When this young family purchased their mid-century modern home in the SW Portland Hills neighborhood, it had the original kitchen that was small and cut off from the larger living spaces and the expansive view to the west. Cooking and entertaining large groups is a priority for the homeowners. They wanted to create a casual open-plan layout that feels as comfortable for twenty people as it does for three.
Playing up the simple lines of a contemporary kitchen, Gusto used white oak accents and clean and modern details to create a modern Pacific Northwest vibe. The peninsula is the focus of the space and bridges the kitchen to living room and frames the western view.
As Phase II of the project, Gusto worked with the homeowner to create a master suite on the main level. We merged two bedrooms and a small ensuite bathroom to create a true master bedroom suite with a large walk-in closet and private bathroom.
This house was a diamond in the rough. Built in the late 1950's, this Wade Pipes designed house had suffered major water damage and needed repair. The owner was torn between a complete re-build or a renovation of the existing house. In the end, we couldn't ignore the good bones and simple design aesthetic of the original house. It was decided that we would work with the existing house, restoring the features worth keeping and improving the elements that did not work.
The biggest weakness was the kitchen. It was a tiny "U" shaped kitchen that connected to a hallway and had a small window looking at the driveway. The kitchen was moved to the brighter side of the house and a large double slider was installed that connects to a new outdoor patio and the larger garden. Now the chef can cook and participate in all the household activity too.
One of the toughest problems was how to replace the original beautiful steel sash windows & doors with new windows that maintained the aesthetic but that also met energy code. In addition to finding an appropriate window solution, we were able to salvage the character-defining steel sliding doors and re-purpose them as room dividers and a shower glass panel.
The final result is a house that maintains the original soul of the house but also opened the whole house to the outdoors. We hope that Wade Pipes would approve.
This 1954 colonial ranch house was designed by Portland Architect, Roscoe Hemenway. Located in the SW hills, this home has been lovingly cared for in its original form with the exception of the kitchen, which had been modernized in the 1980's, fluorescent light boxes and melamine cabinets, the works. A utility room behind the kitchen cut off the flow to the lush back yard and original swimming pool.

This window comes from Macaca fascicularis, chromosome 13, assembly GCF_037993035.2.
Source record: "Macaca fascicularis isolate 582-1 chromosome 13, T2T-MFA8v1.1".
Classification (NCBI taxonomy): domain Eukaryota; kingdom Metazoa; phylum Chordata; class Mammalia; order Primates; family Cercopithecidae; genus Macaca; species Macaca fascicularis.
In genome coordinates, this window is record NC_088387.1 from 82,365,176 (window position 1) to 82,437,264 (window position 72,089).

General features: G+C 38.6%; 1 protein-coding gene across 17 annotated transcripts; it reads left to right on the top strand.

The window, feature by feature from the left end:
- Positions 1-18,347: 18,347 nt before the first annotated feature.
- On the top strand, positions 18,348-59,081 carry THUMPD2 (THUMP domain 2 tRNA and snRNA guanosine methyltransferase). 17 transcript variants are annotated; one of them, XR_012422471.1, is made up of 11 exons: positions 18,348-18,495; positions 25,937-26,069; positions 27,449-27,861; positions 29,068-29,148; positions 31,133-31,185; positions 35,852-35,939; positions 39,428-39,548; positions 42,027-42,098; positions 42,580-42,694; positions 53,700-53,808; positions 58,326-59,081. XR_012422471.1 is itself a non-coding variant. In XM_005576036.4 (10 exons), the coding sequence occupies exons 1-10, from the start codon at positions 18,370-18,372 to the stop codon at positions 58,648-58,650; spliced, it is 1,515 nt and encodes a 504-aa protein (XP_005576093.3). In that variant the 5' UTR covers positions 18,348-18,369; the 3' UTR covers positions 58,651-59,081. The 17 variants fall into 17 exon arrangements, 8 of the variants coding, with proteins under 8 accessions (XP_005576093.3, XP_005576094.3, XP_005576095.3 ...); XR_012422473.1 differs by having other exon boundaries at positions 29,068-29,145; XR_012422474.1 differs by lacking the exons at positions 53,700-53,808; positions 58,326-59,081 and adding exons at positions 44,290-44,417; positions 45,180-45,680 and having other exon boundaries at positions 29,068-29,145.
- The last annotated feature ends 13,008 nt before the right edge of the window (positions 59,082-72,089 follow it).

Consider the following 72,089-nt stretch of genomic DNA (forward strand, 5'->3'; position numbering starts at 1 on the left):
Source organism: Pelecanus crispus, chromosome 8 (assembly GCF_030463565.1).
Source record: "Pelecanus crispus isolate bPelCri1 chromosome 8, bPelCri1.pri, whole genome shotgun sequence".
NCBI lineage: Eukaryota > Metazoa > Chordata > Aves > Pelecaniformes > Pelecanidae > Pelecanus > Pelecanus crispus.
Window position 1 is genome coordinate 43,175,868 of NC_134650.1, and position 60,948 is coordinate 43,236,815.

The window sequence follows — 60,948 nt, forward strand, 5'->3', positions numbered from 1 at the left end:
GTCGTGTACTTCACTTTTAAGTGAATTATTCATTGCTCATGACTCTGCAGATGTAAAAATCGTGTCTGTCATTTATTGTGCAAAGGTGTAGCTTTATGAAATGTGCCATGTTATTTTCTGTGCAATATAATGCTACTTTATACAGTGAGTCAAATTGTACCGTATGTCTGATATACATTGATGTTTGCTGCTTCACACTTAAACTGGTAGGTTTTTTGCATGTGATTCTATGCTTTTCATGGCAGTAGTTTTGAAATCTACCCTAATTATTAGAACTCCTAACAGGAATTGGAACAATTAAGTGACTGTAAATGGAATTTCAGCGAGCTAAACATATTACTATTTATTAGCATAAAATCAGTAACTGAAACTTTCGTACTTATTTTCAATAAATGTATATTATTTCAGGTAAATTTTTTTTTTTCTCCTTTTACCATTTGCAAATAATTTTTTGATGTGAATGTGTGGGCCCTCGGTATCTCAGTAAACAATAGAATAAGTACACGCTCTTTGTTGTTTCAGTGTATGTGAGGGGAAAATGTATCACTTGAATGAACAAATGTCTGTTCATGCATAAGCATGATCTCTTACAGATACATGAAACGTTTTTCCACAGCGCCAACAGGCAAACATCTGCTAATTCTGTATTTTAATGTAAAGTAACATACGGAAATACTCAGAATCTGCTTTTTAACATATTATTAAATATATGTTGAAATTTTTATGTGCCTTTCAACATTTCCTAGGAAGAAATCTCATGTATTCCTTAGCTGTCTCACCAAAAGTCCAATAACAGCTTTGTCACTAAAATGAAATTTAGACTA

The clients wanted a beautiful, hard-working kitchen designed for serious cooking and entertaining.
The large walnut-clad custom island serves as the work and entertaining heart of the kitchen. As the central work area, it hosts the drop-in cooktop with storage for pots and pans, stools for dining, and additional storage of large baking appliances and kitchen accessories hidden behind the scalloped walnut panels.
The clients also wanted their kitchen to connect directly to the backyard to support the indoor-outdoor style of living that they enjoy so much. By moving the utility room to the basement, we were able to widen the back deck and add large, 12' wide sliding doors to create a truly indoor-outdoor kitchen cabana experience. A large portion of he mahogany deck is tucked under the roof, allowing for potential year-round use.
This colonial revival house has survived a number of additions in the 1980’s. The original house had lots of 1930’s charm remaining, with built-in niches and sweet details at the stairs and casework, but it also was very pinched. The spaces were small, closed off from one another and poorly laid out. Even though the house is a hearty 6,000 square feet, it felt claustrophobic and dark. It did not connect well with the views to the south and it didn’t support the way the homeowners wanted to live.
The owners hired us to design a new kitchen built for entertaining large groups and create a bridge between the living rooms on each end of the original house. The formal living room on the west end of the house was hemmed in with small windows and narrow doorways to adjacent spaces. The family room on the east end was completely walled off from the kitchen and isolated from the rest of the house. By stretching the kitchen along the south wall of the house and shifting the dining room into the formal living room, we were able to open up that exterior wall with new sliding doors capturing the forest views along the entire south edge. We replaced a massive, deck with a new deck for outdoor dining accessible from the kitchen and family room.